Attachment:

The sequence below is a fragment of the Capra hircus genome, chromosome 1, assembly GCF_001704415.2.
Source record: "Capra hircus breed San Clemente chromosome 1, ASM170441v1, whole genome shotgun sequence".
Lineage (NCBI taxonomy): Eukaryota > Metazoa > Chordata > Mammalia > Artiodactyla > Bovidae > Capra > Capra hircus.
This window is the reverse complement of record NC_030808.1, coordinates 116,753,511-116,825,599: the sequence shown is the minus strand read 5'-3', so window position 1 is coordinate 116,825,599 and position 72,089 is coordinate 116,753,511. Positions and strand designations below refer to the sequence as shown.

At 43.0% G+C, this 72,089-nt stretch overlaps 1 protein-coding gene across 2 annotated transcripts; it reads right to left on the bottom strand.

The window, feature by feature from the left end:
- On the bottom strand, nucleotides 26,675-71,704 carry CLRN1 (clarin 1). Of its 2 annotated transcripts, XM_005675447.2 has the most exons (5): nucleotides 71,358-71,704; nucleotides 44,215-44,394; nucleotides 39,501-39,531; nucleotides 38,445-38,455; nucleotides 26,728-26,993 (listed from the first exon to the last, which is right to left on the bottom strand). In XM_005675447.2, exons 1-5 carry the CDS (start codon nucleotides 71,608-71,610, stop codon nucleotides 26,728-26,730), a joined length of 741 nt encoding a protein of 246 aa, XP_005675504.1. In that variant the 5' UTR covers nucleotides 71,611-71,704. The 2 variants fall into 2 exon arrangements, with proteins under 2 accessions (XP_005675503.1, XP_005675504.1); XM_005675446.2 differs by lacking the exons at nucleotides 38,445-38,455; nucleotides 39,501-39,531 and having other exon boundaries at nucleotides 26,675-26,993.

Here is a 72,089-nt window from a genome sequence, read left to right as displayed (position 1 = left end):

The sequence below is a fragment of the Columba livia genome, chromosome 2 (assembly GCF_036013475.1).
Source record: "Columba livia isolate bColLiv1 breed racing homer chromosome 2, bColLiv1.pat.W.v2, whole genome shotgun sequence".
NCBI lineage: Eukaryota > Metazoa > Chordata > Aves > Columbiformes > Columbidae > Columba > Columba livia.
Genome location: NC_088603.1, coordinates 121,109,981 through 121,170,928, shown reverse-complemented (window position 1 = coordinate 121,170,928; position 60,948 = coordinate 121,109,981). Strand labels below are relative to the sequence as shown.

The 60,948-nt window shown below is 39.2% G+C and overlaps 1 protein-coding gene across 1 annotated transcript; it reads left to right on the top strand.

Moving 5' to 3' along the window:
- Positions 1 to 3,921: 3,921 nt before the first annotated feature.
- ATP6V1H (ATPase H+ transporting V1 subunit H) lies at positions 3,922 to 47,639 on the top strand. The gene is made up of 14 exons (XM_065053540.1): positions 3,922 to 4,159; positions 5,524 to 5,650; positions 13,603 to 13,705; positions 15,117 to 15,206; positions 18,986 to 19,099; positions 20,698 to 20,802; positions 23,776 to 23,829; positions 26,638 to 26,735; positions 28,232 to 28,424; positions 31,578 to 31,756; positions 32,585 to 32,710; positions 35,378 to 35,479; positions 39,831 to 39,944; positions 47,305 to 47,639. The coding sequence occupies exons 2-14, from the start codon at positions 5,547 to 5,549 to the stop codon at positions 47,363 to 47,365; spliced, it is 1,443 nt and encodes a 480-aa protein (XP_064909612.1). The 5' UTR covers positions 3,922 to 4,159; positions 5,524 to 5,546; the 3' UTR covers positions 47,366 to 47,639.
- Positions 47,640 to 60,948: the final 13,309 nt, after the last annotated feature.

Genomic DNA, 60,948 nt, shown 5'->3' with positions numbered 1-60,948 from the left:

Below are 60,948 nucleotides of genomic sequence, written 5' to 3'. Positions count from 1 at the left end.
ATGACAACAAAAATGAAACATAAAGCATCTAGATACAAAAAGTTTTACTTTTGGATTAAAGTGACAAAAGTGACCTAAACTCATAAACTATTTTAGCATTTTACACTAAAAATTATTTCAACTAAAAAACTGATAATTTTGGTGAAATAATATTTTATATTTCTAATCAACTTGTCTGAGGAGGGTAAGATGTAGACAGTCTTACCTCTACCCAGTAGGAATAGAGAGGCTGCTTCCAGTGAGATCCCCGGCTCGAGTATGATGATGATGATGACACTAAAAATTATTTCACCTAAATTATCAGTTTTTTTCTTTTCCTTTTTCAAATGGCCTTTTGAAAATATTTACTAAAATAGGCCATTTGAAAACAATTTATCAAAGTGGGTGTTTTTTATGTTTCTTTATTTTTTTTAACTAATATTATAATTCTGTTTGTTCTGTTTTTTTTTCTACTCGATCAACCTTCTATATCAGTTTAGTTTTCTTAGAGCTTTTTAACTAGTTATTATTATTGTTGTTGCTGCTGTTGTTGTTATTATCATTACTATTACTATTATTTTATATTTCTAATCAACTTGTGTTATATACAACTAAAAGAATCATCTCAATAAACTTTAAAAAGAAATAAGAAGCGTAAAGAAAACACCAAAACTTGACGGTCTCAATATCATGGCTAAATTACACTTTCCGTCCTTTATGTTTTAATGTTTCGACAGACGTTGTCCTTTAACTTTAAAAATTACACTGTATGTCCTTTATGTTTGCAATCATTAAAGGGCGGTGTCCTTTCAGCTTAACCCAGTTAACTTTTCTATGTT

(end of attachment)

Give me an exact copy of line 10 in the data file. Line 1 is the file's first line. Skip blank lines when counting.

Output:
Source record: "Columba livia isolate bColLiv1 breed racing homer chromosome 2, bColLiv1.pat.W.v2, whole genome shotgun sequence".